Two thirds of naysayer respondents—those who said they are not very likely to buy directly—explained that they aren’t comfortable buying without an agent or broker because they “don’t trust an insurance company to deal with me fairly,” including 41 percent who cited this as their top concern. One of the biggest trust issues facing any insurer is whether consumers have faith that they will be compensated in a reasonable timeframe after filing a legitimate claim.
Agents appear to have a leg up here. When buyers were asked how much they trusted the person who sold them their policy to guide them through the claims process, about half said their intermediaries were very trustworthy, while another third found them at least moderately trustworthy. Only a handful found agents and brokers to be untrustworthy. The responses broke down along the same lines when it came to trusting intermediaries to serve as the policyholder’s advocate during a claims dispute with the carrier.
In addition, while a bad claims experience often prompted a respondent to change carriers, only 15 percent of those who had changed intermediaries said they did so because their agent or broker had not adequately served as their advocate during the claims process.
These results are not surprising since intermediaries have skin in the game. Agents realize that, if a claim is denied, policyholders might blame them—not just for placing them with the carrier issuing the rejection but, perhaps, also for failing to notice a coverage gap, thereby leaving them uninsured for a big loss.
Some disgruntled clients might go so far as to sue their agent for an alleged oversight or failure to perform. That’s where errors and omissions coverage comes in handy for an agency or brokerage. Indeed, during a pair of Deloitte focus groups run by Andrews Research Group that preceded the survey, a number of participants said they were concerned that eliminating the agent in a sale would leave them with no one to hold accountable in case a claim goes unpaid.
However, the lack of an agent’s presence in the claims process might not be a deal breaker for those looking to save money by buying directly. When asked to rank the three most-valuable services provided by their agent or broker, only one out of four included “guiding me through the claims management process,” including just three percent ranking claims support as number one.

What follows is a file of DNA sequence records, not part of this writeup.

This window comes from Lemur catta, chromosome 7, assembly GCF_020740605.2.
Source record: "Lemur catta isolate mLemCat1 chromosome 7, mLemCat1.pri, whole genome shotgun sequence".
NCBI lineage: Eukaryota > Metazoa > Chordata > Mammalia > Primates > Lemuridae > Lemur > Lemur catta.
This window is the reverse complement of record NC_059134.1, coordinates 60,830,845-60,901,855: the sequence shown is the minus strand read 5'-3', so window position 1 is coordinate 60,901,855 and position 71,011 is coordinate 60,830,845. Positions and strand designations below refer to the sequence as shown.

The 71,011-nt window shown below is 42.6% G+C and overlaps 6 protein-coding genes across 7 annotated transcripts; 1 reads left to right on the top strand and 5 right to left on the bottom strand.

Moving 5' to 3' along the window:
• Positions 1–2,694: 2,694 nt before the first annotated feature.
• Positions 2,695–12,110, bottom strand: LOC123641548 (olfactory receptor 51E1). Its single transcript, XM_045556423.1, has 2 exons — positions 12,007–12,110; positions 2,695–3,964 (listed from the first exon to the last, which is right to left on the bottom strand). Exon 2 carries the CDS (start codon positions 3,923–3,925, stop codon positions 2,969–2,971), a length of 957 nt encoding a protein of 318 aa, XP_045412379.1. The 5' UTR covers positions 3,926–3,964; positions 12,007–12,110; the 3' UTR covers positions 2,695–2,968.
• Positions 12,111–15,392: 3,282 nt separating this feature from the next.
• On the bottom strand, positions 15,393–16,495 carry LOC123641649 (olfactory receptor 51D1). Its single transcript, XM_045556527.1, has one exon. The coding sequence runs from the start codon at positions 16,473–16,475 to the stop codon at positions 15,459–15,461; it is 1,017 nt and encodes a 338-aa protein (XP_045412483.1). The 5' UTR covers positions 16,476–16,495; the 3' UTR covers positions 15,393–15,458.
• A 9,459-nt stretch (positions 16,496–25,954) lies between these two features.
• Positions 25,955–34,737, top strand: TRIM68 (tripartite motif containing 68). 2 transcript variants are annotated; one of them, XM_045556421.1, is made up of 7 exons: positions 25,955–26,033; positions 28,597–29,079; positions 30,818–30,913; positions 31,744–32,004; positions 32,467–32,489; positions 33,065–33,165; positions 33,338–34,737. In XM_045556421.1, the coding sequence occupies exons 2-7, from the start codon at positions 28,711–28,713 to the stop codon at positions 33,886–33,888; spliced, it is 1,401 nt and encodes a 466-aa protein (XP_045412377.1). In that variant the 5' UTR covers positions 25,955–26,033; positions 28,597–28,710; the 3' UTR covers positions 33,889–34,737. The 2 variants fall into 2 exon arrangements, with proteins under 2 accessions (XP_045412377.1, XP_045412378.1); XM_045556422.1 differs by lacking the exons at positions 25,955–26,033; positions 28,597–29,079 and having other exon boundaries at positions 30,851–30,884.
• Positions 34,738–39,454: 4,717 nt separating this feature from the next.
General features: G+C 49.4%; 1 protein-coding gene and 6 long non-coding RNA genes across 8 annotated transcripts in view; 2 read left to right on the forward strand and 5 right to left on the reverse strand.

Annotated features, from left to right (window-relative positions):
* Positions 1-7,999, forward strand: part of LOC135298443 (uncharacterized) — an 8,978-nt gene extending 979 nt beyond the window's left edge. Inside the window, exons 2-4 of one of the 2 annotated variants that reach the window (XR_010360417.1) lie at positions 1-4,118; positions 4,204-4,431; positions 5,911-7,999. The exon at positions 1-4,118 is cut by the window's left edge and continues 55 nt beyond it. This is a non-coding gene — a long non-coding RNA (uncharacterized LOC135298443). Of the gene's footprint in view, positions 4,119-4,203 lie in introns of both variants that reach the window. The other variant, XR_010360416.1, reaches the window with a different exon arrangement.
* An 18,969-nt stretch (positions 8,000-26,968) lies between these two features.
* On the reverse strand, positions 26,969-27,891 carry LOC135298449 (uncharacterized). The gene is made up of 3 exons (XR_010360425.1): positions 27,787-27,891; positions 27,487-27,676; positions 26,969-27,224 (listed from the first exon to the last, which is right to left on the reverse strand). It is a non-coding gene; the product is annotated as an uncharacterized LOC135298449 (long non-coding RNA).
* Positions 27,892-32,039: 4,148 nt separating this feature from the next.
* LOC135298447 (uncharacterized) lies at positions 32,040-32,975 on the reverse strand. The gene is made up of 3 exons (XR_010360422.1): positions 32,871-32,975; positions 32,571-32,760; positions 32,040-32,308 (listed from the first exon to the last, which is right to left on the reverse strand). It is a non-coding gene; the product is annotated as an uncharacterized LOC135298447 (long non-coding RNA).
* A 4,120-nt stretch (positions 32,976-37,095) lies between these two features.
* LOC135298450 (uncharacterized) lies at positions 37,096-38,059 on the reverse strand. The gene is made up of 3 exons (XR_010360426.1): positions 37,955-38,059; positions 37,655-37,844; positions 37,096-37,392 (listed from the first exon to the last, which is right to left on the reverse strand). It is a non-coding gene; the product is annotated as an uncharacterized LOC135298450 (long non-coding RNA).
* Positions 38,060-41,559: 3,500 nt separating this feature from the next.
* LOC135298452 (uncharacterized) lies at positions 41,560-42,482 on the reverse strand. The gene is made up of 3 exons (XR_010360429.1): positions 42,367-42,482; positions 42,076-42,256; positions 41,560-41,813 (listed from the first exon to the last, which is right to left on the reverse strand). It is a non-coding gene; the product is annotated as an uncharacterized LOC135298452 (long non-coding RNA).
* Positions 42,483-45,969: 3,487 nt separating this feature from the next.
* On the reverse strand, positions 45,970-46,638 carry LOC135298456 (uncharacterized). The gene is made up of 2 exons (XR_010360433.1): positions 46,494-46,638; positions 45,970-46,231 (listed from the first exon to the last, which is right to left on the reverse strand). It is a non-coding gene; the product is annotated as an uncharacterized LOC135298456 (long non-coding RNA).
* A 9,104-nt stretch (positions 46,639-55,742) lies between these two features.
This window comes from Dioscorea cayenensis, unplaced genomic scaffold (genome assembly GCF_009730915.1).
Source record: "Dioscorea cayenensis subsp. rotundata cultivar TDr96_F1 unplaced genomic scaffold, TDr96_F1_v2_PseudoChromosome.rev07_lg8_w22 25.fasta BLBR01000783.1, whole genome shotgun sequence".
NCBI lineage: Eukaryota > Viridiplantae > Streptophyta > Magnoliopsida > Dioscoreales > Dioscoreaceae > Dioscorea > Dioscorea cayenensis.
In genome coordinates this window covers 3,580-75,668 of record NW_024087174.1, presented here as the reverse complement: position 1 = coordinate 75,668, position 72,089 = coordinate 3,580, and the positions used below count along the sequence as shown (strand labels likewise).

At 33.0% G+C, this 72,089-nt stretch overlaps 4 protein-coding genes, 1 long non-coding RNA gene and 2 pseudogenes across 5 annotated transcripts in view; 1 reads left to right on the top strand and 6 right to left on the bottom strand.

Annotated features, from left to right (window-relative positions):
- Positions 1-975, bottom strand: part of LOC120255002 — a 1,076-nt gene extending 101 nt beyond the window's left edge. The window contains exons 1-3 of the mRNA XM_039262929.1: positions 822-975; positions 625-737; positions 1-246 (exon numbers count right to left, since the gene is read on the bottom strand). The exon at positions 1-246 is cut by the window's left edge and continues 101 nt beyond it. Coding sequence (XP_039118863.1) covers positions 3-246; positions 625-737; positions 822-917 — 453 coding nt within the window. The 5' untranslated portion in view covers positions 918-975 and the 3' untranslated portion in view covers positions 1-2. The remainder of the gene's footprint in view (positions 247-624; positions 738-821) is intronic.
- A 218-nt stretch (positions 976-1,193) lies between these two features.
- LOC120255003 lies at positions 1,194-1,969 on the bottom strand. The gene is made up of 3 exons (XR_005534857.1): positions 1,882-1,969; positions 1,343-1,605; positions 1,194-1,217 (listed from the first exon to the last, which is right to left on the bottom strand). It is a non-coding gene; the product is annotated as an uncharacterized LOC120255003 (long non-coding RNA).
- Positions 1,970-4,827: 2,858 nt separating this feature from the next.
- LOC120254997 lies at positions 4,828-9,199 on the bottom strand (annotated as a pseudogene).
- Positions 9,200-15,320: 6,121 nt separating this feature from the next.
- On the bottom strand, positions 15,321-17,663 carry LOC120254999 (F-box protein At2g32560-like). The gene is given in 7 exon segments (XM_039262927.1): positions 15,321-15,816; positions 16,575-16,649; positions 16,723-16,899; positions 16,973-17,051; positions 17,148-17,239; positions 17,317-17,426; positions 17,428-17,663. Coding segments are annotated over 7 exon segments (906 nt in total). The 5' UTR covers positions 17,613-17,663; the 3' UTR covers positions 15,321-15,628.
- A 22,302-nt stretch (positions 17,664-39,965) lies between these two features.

Claims management wasn’t even cited specifically as a major concern among those naysayers who said that they would not be very likely to buy directly online. Only one third of such respondents said the reason they wouldn’t give up their agent was because that would leave them without an advocate during a claim, while just 28 percent said they feared overlooking a potential exposure.
Still, insurers selling directly would likely be better off making claims management systems as user-friendly as possible. When small-business policyholders suffer a loss, instead of contacting their agent or broker for help, the customer likely will have to file their claim and track its progress online themselves. Therefore, would-be direct writers should clearly explain the claims filing, adjusting, investigation, and dispute resolution process on their websites and mobile applications.
In addition, customer service representatives should be prepared to handle questions and complaints over multiple platforms, by phone, over email, on instant messaging, and perhaps even via video chat.
Also be aware that, if a claims dispute cannot be reconciled, it could get ugly for the direct carrier—just as it might when an intermediary is involved—should the policyholder decide to sue to get what they believe is coming to them. For that reason, those offering coverage advice in a direct writer’s call center should be licensed as agents and covered by E&O insurance.
While opportunities to actually complete a purchase of small-commercial insurance online is rather limited at the moment, that is likely to change in the near future, especially since there appears to be an appetite among many buyers in this segment for a direct option.
Attracting prospects to the direct channel likely will take creative, proactive marketing and an intuitive, straight-through processing system as well as a sophisticated underwriting and pricing engine fueled by advanced analytics and predictive models. However, it also will likely take a responsive, easy-to-navigate claims management and customer service system to keep consumers in this channel satisfied when losses inevitably arise.
Bottom line, even if a customer is happy with the experience of buying small-business insurance directly and congratulates themselves for any price savings they earn in bypassing the agent, how a claim is managed likely will be the day of reckoning. If clients have a hard time making their way through the claims system on their own, or if they feel they are being mistreated along the way, they are more than likely to change carriers, no matter how they bought their policy.